… really? When we left yesterday I checked in with the machines in front of the Aer Lingus desk (even with my American passport though I was flying home to the UK) which took seconds, dropped my checked in bag off at the desk which took maybe 10 minutes for the line, went through security which had maybe 5 people there (the officer wanted to steal my Maltesers) and was sat down at the pub for a good hour before I found out my flight was delayed for an hour so I shopped and slept and shopped again…
    Then when we landed in Birmingham, security consisted of a guy allowing 4 people through at a time without so much as a look at a passport (or my residency card) and customs was literally a doorway and no one was there. Apparently, Birmingham doesn’t care who comes in after dark.

  15. says

    How’s the hangover

    If you refer to the regrettable medical condition that prevented me from partaking in large parts of the second day, thank you, it has improved by now. Nothing some original Swebian food and wine can’t fix.

  16. cm's changeable moniker (quaint, if not charming) says

    the American Pre-Clearance Zone? Then for American customs? Then American security, again

    The what now? I don’t remember those from flying out of Heathrow and Stansted. *puzzled*

    The weirdest security I ever went through was taking the Friday night United redeye from JFK to LHR: no security. Like, literally, waved through; no questions, no searches, nothing.

    Apparently, they don’t care if you blow up the plane as long as you do it on its way out of the US, even if the plane is full of Americans (plus Fergie¹).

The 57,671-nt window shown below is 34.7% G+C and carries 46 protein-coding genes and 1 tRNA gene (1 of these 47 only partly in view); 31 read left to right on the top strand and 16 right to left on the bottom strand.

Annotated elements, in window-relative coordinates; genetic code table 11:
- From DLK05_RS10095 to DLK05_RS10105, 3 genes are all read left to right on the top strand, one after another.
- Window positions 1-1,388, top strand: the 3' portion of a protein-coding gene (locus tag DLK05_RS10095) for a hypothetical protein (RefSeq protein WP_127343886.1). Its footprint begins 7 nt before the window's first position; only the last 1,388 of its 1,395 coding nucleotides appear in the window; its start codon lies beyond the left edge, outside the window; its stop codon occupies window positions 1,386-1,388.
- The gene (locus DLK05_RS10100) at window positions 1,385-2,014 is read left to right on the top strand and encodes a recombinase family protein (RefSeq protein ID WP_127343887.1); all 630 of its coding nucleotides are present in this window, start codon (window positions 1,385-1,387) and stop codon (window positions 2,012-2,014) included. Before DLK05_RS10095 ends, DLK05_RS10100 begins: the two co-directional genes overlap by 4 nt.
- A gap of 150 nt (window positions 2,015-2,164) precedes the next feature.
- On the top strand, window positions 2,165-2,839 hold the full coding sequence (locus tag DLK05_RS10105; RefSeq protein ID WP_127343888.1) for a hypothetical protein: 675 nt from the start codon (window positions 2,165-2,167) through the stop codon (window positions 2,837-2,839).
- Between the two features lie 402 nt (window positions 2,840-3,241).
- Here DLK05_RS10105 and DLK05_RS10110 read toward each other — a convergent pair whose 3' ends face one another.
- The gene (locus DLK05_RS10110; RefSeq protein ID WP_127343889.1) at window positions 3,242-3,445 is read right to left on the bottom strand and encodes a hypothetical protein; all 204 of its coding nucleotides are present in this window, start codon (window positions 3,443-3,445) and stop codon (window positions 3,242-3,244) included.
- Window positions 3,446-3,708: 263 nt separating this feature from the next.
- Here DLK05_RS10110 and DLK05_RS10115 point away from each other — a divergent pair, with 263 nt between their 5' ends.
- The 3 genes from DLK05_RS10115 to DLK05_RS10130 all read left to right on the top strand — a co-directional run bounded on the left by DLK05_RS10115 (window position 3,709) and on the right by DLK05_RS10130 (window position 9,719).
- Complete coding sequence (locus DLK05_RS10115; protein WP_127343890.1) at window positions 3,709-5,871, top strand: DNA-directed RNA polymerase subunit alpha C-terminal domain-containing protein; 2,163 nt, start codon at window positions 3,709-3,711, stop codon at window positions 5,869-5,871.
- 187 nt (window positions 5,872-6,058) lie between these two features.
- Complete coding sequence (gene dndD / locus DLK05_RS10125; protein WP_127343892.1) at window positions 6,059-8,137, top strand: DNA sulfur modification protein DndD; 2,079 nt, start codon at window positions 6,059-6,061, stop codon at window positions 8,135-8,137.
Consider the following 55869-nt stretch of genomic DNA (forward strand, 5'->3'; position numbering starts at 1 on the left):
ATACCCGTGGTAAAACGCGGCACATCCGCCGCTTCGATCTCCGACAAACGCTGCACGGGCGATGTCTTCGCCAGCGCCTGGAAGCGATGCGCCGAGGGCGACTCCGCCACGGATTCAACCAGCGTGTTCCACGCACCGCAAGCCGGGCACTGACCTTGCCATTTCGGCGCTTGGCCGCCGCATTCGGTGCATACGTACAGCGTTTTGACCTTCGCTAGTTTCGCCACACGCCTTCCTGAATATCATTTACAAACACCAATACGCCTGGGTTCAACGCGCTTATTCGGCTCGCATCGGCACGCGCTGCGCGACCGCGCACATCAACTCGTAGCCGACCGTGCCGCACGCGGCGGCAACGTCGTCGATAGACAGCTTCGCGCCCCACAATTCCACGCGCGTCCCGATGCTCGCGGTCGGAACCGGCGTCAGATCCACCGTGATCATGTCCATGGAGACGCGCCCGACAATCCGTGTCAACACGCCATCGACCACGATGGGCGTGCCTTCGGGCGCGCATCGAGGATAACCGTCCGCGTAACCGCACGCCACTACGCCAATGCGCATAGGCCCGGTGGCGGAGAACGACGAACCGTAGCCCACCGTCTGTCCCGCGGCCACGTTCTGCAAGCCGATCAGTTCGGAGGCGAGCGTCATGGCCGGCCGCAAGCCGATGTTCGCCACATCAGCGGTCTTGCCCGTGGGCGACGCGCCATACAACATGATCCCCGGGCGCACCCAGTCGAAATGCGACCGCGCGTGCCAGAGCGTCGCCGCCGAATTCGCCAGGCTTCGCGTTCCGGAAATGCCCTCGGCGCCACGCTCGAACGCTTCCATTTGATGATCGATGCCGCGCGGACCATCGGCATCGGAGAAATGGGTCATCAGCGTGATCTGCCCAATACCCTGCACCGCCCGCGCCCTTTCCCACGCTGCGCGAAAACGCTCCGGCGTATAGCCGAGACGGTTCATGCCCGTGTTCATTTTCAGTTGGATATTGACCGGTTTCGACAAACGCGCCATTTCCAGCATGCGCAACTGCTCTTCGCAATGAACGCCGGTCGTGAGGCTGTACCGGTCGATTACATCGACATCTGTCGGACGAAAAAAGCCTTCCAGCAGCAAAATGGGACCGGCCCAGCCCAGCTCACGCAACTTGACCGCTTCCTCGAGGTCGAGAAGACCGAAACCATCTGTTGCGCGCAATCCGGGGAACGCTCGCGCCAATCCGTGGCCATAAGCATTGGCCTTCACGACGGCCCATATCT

¹ The former Duchess of York, not the Black Eyed Peas singer. Definitely not Alex Ferguson. ;-)

  17. Christopher Denney says

    Both times I have been to Europe I flew in to Heathrow (round trip ticket from US to UK) then separately purchased any further tickets. Directly buying Ryan air or BMI or Aer Lingus is way cheaper than as a connecting flight purchased through one of the big US airlines. Or it was when I did it.

  18. Sili says


    I suspect Fergie’s presence was what made them *want* the plane to blow up.

  19. robro says

    Don’t you like theatre, PZ? I’m sure it was some of the best acting you’ve ever seen…so life like. Impeccable costuming. And truly vérité scenery. Why…in a few more years, you can just stay in the airport when you get somewhere so you can start the return process with plenty of time to leave.

  20. jefferylanam says

    cm, US Customs maintains pre-clearance facilities at a few airports, including Dublin and Shannon. Most of the major Canadian and a few Caribbean airports have them. It’s supposed to speed your entry into the US, since you don’t have to clear Customs on arrival. If PZ hadn’t gone through pre-clearance in Dublin, he’d have spent longer in Chicago, presumably, and possibly missing the flight to Fargo.

    That’s the idea, anyway.

  21. robro says

    Jafafa Hots — Indeed, and just think how much safer your travel is if you weren’t going outside the airport when you travel. Perhaps this will be the impetus for the invention of an actual Holo-deck.

  22. says

    I recall two wonderful signs at Dublin airport: